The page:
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Planning for a more secure financial future

FINANCIAL planning is becoming the new Mecca for financial institutions.

With home lending margins stripped to the bone, more people seeking wealth creation opportunities, an ageing population and the Government pushing more people to become self-funded in retirement, banks and credit societies are chasing the financial planning dollar.

The National Australia Bank’s financial planning operations have $60 billion in funds and management and more than two million customers.

The bank has been running job advertisements seeking financial planners to add to its 1,500-strong financial planning ranks.

National spokesman Brandon Phillips said financial planning contributed several hundred million dollars to the bank’s profits last year.

The bank bought MLC from Lend Lease to bolster its financial planning options. It also has added Deutsche Financial Services and actuarial firm John Nolan & Associates, and sold its County Financial Services to Ambesco.

Similarly, the Commonwealth Bank bought Colonial to access its funds under management.

Even credit and building societies such as Home and StateWest are building on their financial planning operations.

Home entered the financial planning arena last year by acquiring financial planner Gary Hasler’s practice.

It recently bolstered that with the purchase of James Doogue Securities.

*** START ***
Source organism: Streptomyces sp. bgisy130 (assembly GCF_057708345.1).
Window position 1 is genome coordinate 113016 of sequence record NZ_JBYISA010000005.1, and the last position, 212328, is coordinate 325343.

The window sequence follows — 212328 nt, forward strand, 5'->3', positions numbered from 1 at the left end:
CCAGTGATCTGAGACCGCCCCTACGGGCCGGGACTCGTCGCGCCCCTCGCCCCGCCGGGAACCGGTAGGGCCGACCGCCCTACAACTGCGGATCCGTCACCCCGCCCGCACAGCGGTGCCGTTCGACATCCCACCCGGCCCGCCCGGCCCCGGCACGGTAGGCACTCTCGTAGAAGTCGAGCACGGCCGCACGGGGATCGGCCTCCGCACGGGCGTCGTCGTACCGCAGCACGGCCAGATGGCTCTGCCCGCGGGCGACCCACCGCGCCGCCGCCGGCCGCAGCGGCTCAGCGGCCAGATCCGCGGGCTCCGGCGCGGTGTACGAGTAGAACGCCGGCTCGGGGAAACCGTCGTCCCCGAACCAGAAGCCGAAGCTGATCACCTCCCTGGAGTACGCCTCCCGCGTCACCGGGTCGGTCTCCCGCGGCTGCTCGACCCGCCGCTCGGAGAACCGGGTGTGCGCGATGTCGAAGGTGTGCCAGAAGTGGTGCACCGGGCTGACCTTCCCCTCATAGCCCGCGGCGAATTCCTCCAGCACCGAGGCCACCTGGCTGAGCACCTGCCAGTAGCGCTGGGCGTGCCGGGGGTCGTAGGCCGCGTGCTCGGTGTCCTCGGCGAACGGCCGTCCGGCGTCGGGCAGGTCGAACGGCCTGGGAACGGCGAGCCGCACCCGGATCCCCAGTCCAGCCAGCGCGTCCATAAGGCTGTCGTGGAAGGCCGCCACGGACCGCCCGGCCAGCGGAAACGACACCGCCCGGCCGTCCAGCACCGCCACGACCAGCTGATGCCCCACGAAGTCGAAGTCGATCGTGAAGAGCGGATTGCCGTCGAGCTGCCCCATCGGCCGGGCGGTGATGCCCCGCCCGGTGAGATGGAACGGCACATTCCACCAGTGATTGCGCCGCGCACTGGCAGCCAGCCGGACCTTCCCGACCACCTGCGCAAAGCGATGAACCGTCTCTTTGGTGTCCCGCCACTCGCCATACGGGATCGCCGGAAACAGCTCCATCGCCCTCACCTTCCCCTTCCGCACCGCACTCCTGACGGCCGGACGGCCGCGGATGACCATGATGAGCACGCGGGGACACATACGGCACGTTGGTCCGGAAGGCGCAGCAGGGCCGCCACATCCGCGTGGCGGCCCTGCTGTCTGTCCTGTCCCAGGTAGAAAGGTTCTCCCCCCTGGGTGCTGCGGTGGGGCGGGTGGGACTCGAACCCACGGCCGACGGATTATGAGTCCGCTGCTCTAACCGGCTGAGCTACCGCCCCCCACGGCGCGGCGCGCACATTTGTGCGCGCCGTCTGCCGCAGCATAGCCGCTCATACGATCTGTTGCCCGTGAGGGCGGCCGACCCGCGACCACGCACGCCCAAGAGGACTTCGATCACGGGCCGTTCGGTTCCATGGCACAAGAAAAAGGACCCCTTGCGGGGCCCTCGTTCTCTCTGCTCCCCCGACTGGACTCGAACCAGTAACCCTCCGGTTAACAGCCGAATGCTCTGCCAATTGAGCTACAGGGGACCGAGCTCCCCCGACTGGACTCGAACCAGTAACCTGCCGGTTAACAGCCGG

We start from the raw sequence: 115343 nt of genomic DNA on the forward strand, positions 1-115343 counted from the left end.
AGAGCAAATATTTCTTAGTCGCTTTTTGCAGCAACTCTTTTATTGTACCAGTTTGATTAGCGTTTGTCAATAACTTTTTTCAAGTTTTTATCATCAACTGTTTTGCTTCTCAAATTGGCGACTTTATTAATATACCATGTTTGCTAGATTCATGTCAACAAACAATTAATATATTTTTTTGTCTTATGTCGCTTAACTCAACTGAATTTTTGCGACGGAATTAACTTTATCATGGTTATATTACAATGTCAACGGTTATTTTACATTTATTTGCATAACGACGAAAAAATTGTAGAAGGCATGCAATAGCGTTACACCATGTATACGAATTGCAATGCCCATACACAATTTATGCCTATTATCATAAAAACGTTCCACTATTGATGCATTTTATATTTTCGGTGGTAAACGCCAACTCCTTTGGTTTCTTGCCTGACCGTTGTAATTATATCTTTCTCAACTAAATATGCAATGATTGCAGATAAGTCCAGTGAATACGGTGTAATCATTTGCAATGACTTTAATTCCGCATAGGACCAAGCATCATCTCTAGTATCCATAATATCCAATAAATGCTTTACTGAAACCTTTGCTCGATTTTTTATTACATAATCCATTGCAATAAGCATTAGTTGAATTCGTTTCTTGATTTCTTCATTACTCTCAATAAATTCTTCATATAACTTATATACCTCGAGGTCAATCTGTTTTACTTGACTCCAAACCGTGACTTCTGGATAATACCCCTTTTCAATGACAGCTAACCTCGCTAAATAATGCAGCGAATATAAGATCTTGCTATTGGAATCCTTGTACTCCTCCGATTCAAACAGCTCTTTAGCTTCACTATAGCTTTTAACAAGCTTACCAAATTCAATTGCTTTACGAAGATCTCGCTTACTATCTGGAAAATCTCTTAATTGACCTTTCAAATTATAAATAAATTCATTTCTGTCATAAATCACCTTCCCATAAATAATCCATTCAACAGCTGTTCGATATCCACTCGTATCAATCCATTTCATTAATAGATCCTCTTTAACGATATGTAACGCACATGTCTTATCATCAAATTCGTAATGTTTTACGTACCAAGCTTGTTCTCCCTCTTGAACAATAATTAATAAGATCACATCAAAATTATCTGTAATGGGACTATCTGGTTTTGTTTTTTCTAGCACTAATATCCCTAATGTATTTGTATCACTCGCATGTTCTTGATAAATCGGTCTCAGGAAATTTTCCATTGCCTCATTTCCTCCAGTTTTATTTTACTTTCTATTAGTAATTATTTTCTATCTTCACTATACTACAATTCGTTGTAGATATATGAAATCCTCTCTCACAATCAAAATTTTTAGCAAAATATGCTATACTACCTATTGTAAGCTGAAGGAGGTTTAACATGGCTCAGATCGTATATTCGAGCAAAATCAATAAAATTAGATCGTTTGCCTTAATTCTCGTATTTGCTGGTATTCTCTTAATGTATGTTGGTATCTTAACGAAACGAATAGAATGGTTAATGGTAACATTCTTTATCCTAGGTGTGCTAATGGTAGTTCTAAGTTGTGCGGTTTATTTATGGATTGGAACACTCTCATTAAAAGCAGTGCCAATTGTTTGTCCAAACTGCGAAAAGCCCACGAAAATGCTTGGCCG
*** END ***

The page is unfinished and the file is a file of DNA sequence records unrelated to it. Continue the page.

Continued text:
Home chief executive Jim Freemantle said a lot of the society’s clients had been asking for financial planning services.

“This is our response to the fact the market is looking for financial services providers to do more than just offer loans and take deposits,” Mr Free-mantle said.

“I think you’ll find more people are looking for help to manage their financial affairs.”

StateWest Credit Society has been offering financial planning services since the 1980s.

A StateWest spokesman said the financial planning arm offered the society a way to keep its members under the StateWest umbrella.

“If anything we’ll be bolstering our financial planning area,” he said.

Financial Planners Association manager public policy Con Hristodoulidis said his organisation did not see the financial institutions’ push into financial planning as a threat.

“The banks are buying-in their financial planning knowledge, which is a good thing from where we sit,” Mr Hristodoulidis said.

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